Olivari Olive Oil & its social media campaign in Facebook

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Olivari Olive Oil, a brand of one of the world’s largest olive oil producers, has embarked on an ambitious social media campaign to stake a claim in the United States market.

The campaign, which began in February — will run for a year, and is by Twofifteen McCann, part of the Interpublic Group — entails a communication issued each weekday, ranging from videos to recipes, that celebrates “little things” both directly and indirectly related to Olivari and the campaign’s theme.

Olivari is packaged in Rome, N.Y., by the American arm of the Sovena Group, which is based in Lisbon; Sovena USA also supplies private-label olive oil, as well as GEM, Tri-Fri and Puglia olive oils, to American retailers and food service distributors. Sovena USA introduced Olivari — a blend of many Mediterranean oils that it describes as “natural and fresh olive oil, with a fruity and slightly sweet delicate aroma” in the American market in 2009. Although Olivari was initially distributed only in New England, it is now sold nationally at retailers like Walmart, Shop Rite, Stop & Shop and Food Lion. There are four varieties of Olivari: classic, extra virgin, extra virgin organic and extra light.

Tomas Tavares de Almeida, director of marketing for Sovena USA, said the American market generated one-fifth of the Sovena Group’s $1.4 billion in annual global sales. At present, only 5 percent of United States sales come from Olivari, though it generates more profit on a per-unit basis for Sovena than its American private-label brands.

Mr. de Almeida said Olivari “had a good story to tell, but we didn’t know exactly how to tell it.” To do this, it turned to Twofifteen McCann; the Lisbon office of McCann does advertising for another Sovena Group brand, Oliveira da Serra.

Scott Duchon, chief creative officer of San Francisco-based Twofifteen McCann, said the “little things” theme on which the new campaign is based came about because of the “so many little things Sovena does in the olive oil making process. We decided to celebrate that.”

Among the “little things” he said differentiate Olivari from other olive oils are the sustainable planting and fertilizing processes Sovena uses to grow olive trees, the care with which its olives are harvested and processed, its state-of-the-art mills and its pop-up bottle pourer, which was the cooking category winner in the 2011 Product of the Year USA contest.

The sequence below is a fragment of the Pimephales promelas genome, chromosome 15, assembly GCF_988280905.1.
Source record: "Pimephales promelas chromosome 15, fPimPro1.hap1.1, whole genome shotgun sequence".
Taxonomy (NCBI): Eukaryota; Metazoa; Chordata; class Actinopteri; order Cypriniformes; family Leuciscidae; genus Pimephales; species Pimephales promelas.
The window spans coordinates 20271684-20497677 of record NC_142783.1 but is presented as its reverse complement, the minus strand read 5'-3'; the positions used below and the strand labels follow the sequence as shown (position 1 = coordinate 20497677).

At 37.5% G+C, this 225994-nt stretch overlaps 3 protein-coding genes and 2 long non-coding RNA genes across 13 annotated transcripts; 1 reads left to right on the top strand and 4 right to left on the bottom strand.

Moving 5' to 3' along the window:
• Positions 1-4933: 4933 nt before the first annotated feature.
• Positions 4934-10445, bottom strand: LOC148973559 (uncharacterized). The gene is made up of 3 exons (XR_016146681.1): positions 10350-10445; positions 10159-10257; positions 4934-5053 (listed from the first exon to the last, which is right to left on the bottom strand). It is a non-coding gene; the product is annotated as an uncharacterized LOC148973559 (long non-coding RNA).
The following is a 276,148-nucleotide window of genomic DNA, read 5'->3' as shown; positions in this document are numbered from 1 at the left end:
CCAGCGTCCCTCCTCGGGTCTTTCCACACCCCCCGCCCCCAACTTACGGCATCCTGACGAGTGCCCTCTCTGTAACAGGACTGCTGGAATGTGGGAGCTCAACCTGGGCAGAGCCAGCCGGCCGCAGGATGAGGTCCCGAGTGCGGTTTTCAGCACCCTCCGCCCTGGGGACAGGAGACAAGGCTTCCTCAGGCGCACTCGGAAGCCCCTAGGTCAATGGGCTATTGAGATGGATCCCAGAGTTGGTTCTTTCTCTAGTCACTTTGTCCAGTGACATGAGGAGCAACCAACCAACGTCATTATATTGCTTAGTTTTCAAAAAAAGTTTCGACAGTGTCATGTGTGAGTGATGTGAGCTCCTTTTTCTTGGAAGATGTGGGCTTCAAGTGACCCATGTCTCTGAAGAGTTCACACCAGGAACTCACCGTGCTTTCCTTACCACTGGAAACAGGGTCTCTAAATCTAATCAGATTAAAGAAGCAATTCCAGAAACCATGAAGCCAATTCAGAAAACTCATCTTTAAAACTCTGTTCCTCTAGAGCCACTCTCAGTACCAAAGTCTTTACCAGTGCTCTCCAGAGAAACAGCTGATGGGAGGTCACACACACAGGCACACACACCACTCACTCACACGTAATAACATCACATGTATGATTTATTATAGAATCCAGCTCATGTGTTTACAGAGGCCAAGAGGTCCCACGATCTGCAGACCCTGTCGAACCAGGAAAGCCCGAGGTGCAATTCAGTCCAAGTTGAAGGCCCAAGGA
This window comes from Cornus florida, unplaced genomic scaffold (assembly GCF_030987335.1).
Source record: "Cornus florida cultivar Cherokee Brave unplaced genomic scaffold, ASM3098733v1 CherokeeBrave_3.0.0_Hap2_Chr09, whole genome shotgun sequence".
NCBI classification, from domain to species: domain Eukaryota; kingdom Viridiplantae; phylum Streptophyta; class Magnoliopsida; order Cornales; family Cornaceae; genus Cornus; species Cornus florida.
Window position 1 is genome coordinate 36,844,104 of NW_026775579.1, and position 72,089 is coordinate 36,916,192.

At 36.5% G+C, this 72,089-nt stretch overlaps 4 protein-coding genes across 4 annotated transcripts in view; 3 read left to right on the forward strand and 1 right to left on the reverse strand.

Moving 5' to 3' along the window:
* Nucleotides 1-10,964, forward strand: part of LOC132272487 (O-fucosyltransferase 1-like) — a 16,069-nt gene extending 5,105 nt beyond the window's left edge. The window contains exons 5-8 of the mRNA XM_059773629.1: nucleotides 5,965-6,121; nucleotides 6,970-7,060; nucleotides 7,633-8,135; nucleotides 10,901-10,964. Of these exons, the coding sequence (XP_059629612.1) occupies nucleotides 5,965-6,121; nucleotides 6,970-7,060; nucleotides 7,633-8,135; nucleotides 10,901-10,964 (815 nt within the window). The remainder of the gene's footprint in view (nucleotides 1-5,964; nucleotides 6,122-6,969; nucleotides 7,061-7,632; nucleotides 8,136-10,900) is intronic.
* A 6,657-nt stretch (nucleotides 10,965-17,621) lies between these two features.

To communicate these differences, the agency created a new Facebook page for Olivari, which is the home of the campaign’s social media program, “One year of little.” In an introductory letter on the page, Olivari said, “Over the next year we’re going to attempt to earn your friendship. For one year, we are going to celebrate the ‘little things’ in life by offering you a series of gifts. A variety of small, entertaining, informative, rewarding and surprising gifts. It will be a collection of little things, that, we hope, will get you to like us.”

Mr. de Almeida said the campaign was directed at women age 25 to 50 who would like to live more healthfully using a Mediterranean diet and products.

Among the dozens of communications issued so far in the campaign are series of short films that celebrate smaller, lesser-known holidays, like “Thank a Mailman Day,” and small, fleeting moments like waiting for a date. There is a series of documentaries that profile people who take special care in their craft, as Olivari does with its olive oil production, like Kirsten Muenster, a Bay Area jewelry designer. In addition, there are videos and photos for “little recipes” that incorporate Olivari, for example, for bruschetta, vinaigrettes and marinades, as well as “Mr. O” cartoons that so far have celebrated April Fools’ Day and welcomed spring.

All of the campaign’s content resides on Olivari’s Facebook page; depending on the message, it can also be found on Twitter, YouTube and Pinterest. Although much of it is created by Twofifteen McCann, some was commissioned by the agency.

The campaign’s latest initiative starts Monday, when bloggers, selected and paid by Olivari and Twofifteen McCann, will begin blogging about topics relevant to the campaign’s audience. As is the case with the campaign’s daily messaging, not all blog posts will be food-related. The bloggers will be free to use the campaign’s existing content as inspiration for posts relevant to their own audiences. Mr. de Almeida said the campaign — whose budget is $1.3 million — “needed to get legs” and gain momentum before bloggers could participate in it.

He called the campaign “a very risky move, but it has been very good for us. We’ve doubled our U.S. sales in six months and increased distribution by 33 percent. Retailers love to hear about our campaign. It’s a compelling story told in a different way.”

He also said there was a “little scare” that the Olivari campaign could cannibalize sales of other Sovena olive oils in the United States. He said, however, that Sovena’s mission “is to bring olive oil to every person in the world. We don’t care how we do it, though we prefer to do it through a brand. There’s brand loyalty out there.”

Published: June 17, 2013
Article source www.nytimes.com
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